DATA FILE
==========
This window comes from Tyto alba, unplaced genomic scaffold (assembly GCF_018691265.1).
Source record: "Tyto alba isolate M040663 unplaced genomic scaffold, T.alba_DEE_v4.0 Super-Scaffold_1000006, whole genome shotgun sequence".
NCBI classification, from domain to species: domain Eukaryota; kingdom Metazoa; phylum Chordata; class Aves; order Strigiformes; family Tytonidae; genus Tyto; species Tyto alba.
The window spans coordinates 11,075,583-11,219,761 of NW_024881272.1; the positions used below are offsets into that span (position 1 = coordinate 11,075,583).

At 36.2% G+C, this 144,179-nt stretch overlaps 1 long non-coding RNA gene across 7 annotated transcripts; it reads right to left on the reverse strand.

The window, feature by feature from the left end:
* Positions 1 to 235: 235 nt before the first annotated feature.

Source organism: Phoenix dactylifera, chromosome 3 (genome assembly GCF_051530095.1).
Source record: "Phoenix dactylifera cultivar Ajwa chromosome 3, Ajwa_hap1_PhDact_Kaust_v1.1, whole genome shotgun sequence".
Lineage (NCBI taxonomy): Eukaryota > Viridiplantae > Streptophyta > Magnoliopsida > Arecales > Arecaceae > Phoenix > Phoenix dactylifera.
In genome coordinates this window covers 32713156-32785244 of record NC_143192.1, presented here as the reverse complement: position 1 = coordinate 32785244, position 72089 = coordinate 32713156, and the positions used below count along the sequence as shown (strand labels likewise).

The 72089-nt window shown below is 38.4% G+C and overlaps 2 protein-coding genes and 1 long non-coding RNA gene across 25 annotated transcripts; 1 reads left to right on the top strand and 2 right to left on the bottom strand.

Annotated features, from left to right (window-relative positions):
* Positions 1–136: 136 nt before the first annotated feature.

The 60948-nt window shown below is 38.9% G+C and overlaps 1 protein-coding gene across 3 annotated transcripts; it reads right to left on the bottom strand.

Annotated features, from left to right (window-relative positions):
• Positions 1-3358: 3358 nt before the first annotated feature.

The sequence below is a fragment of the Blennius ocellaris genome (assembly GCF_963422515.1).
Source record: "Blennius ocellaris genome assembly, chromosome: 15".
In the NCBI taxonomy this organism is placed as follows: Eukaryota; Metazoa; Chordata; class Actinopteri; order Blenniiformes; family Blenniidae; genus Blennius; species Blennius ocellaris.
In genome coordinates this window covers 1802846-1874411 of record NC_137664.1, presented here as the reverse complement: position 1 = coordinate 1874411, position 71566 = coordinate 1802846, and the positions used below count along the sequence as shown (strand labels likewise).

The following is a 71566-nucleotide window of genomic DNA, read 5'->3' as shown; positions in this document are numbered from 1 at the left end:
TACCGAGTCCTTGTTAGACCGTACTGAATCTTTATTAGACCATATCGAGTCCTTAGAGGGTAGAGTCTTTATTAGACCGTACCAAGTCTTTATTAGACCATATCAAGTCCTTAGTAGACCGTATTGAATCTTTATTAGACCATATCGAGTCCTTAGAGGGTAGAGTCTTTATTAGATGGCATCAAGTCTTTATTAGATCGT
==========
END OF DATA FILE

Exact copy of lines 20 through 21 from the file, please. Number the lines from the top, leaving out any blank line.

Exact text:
In the NCBI taxonomy this organism is placed as follows: Eukaryota; Metazoa; Chordata; class Actinopteri; order Blenniiformes; family Blenniidae; genus Blennius; species Blennius ocellaris.
In genome coordinates this window covers 1802846-1874411 of record NC_137664.1, presented here as the reverse complement: position 1 = coordinate 1874411, position 71566 = coordinate 1802846, and the positions used below count along the sequence as shown (strand labels likewise).